America’s Debt Limit: History Has a Warning for Both GOP and DEM Voters
A blessing of age lies in the providence of reflection. Who else remembers what happened in 2011 and 2013? Hint, it was a self-inflicted wound of preposterous proportions.
What happened during the last debt ceiling hostage crisis?
At that time, the United States faced a potential default on its debt after the Republican-controlled House of Representatives refused to raise the debt ceiling, which is the legal limit on the amount of debt that the federal government can hold.
The impasse was part of a larger political battle over spending and taxes.
The 2011 standoff lasted for several weeks and resulted in the first-ever downgrade of the US credit rating by Standard & Poor's. The 2013 standoff was even more contentious, lasting for more than two months and leading to a 16-day government shutdown.
During the 2011 and 2013 self-inflicted debt ceiling crises:
The stock market experienced significant volatility.
Consumer and business confidence turned negatively.
Job growth and household wealth suffered significantly
stock prices and home values fell during the crises.
The debt ceiling crisis also caused a decline in GDP growth, and it is estimated that the 2011 crisis alone cost the American economy $18.9 billion, equivalent to 0.6% of GDP, and 120,000 jobs.
The U.S. government has always met its financial obligations and raising the debt ceiling does not authorize new spending, it simply allows the government to pay the bills it has already incurred.
The federal deficit is the difference between the amount of money the government takes in through revenue, such as taxes, and the amount it spends each year.
Both Republican and Democratic administrations have contributed to the rising and falling of the federal deficit over the years.
During the administration of George W. Bush, the federal deficit rose significantly. This was due in part to the 2001 and 2003 tax cuts, as well as increased spending on defense and homeland security in the wake of the 9/11 attacks.
Additionally, the cost of the wars in Iraq and Afghanistan also contributed to the rising deficit.
Under the Obama Administration, the deficit decreased somewhat during his first term, due to a combination of spending cuts and tax increases. In 2010, the Affordable Care Act was passed, which included a number of measures to reduce the deficit. However, the deficit increased again in later years.
Due in part to stimulus spending in response to the 2008 financial crisis and the Great Recession, which led to a decline in revenue.
Under the Trump Administration, the deficit increased again due to a combination of factors.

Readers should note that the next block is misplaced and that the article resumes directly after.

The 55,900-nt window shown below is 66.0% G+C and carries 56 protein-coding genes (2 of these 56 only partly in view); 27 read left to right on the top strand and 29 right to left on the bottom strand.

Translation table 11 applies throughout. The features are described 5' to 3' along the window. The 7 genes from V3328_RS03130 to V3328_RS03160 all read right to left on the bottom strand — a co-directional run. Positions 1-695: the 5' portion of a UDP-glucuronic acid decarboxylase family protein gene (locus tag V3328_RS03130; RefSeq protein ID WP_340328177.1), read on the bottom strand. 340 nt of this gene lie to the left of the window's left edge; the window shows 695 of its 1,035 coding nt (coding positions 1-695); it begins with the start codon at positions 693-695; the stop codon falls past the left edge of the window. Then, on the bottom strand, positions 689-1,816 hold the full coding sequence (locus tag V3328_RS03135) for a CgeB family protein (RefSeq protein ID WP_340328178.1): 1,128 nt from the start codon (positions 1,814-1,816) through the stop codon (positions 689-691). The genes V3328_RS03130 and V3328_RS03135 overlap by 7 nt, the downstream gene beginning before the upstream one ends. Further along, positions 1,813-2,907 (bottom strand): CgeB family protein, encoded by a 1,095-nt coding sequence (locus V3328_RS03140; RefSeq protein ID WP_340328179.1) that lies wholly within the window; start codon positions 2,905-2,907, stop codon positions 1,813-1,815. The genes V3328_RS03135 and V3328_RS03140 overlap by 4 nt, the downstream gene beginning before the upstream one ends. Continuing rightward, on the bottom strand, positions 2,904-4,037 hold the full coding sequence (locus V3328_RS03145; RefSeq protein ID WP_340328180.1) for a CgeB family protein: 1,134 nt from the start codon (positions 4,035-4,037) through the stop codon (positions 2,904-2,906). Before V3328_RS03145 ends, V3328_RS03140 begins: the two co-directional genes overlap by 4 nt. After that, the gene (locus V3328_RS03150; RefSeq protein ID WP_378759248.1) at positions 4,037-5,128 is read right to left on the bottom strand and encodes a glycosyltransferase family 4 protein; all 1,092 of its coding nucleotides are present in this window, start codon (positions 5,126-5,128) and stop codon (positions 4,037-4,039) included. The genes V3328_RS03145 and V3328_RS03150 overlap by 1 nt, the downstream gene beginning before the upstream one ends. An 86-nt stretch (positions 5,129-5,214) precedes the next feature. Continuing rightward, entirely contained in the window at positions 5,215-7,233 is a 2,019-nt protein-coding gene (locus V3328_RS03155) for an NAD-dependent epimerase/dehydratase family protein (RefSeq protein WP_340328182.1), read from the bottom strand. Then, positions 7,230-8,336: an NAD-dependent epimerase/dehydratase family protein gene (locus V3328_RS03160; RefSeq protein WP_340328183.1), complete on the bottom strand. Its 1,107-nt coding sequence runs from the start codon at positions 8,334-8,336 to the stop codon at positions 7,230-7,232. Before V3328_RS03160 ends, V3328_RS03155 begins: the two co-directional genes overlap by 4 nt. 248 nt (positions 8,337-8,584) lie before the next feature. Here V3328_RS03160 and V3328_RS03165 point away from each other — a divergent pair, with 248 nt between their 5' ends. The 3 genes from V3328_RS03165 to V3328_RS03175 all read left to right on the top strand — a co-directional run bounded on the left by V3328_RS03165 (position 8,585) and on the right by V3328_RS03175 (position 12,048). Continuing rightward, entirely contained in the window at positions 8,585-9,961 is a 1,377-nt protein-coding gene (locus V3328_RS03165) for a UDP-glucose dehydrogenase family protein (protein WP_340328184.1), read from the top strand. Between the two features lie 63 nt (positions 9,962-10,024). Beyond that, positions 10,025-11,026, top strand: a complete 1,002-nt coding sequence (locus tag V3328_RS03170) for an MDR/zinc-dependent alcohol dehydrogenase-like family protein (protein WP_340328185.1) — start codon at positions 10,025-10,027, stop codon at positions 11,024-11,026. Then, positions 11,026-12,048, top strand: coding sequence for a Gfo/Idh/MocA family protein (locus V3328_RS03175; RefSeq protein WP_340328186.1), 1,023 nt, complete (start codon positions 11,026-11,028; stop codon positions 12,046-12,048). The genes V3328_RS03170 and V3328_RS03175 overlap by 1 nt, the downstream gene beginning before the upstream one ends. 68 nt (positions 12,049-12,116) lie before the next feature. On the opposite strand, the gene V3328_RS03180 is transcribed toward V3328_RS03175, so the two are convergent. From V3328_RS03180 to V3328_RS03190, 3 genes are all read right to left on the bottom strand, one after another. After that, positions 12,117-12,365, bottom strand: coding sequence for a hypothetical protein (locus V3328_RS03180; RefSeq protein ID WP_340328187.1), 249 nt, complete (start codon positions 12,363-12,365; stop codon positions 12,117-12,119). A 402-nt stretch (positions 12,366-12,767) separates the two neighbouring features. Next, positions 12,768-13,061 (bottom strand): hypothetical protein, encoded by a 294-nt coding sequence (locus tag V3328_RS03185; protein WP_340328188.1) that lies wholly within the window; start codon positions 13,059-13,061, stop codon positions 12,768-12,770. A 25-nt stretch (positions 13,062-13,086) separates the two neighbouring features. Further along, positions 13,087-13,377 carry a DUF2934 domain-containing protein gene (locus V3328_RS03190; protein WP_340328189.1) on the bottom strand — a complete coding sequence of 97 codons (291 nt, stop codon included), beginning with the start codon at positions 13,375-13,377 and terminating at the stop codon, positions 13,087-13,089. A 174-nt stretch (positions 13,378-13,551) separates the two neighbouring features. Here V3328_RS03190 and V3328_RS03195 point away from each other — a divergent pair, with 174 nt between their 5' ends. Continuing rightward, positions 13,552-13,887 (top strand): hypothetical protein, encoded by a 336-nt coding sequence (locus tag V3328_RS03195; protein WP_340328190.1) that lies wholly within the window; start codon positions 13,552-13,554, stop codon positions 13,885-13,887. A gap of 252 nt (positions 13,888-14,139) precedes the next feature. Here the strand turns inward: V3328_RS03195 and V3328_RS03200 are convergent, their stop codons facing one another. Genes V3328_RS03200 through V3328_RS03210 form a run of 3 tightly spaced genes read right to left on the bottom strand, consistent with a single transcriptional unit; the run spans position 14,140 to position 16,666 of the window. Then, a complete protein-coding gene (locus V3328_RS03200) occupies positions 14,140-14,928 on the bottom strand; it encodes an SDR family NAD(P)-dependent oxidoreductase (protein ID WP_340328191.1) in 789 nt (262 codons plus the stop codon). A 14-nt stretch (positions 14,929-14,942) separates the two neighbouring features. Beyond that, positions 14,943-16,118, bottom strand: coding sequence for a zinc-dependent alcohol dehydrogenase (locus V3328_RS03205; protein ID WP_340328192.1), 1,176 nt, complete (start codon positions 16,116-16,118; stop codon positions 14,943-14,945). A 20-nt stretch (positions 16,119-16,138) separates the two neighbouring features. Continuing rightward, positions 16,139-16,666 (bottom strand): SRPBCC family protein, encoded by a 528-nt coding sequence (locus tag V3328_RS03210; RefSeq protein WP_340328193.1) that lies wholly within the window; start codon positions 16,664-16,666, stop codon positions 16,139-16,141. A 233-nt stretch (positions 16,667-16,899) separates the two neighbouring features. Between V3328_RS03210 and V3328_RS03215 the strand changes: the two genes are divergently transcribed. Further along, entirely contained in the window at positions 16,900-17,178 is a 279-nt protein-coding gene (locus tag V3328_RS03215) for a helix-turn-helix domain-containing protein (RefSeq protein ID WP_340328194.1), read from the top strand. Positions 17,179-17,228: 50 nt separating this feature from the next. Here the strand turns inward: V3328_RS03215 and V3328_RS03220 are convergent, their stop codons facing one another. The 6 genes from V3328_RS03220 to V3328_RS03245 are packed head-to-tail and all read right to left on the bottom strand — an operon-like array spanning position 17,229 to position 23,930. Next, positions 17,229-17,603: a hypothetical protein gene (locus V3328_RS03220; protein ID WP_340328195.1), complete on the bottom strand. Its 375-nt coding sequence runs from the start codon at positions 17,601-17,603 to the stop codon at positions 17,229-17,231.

Including the 2017 tax cuts, increased military spending, and rising entitlement spending.
On the other hand, there are examples of prudent savings during some presidents terms.
One example is during the Clinton Administration, the Balanced Budget Act of 1997 was passed, which included a combination of spending cuts and tax increases.
This helped to bring the federal deficit to a surplus by the end of the Clinton Administration, the first time this had happened in decades.
It's worth noting that the main drivers of the deficit and debt are long-term structural issues such as the aging population and rising healthcare costs. These issues will continue to put pressure on the federal budget regardless of which party controls the presidency or Congress.
If today's congress does not agree to pay for the obligations that they themselves approved - they will be fine. It's America and Americans that will suffer.
The Revolutionary War: America's Original Debt Crisis
The Founding Fathers were able to fund the extreme cost of the Revolutionary War through a combination of borrowing, taxes, and printing money.
One of the main ways the colonies financed the war was through borrowing.
The Continental Congress issued bonds, which were sold to both domestic and foreign investors. These bonds were backed by the promise to pay the principal and interest in the future, but the lack of a central government to enforce tax collection and the uncertainty of the war effort made it difficult for the Continental Congress to raise enough funds to pay the bonds, leading to inflation and the devaluation of the bonds and the currency.
Another way the colonies financed the war was through taxes.
The Continental Congress imposed taxes on a variety of items, including rum, sugar, and tobacco. However, these taxes were often difficult to collect and were not sufficient to cover the costs of the war.
Continental Currency and the Printing of Money 💰
Finally, the colonies also printed money, known as Continental Currency, to finance the war. However, this led to significant inflation and devaluation of the currency, as the colonies were not able to back the currency with gold or silver.
The impact of the funding of the Revolutionary War on future generations was significant.
The war left the new nation with a large national debt, which was not fully paid off until the early 19th century.
The inflation and devaluation of the currency also had a negative impact on the economy, making it difficult for the new nation to establish a stable financial system. Additionally, the experience of funding the war through borrowing, taxes, and printing money also influenced the drafting of the Constitution, where the founders included provisions for taxation and borrowing in the Constitution to prevent similar financial problems in the future - until now.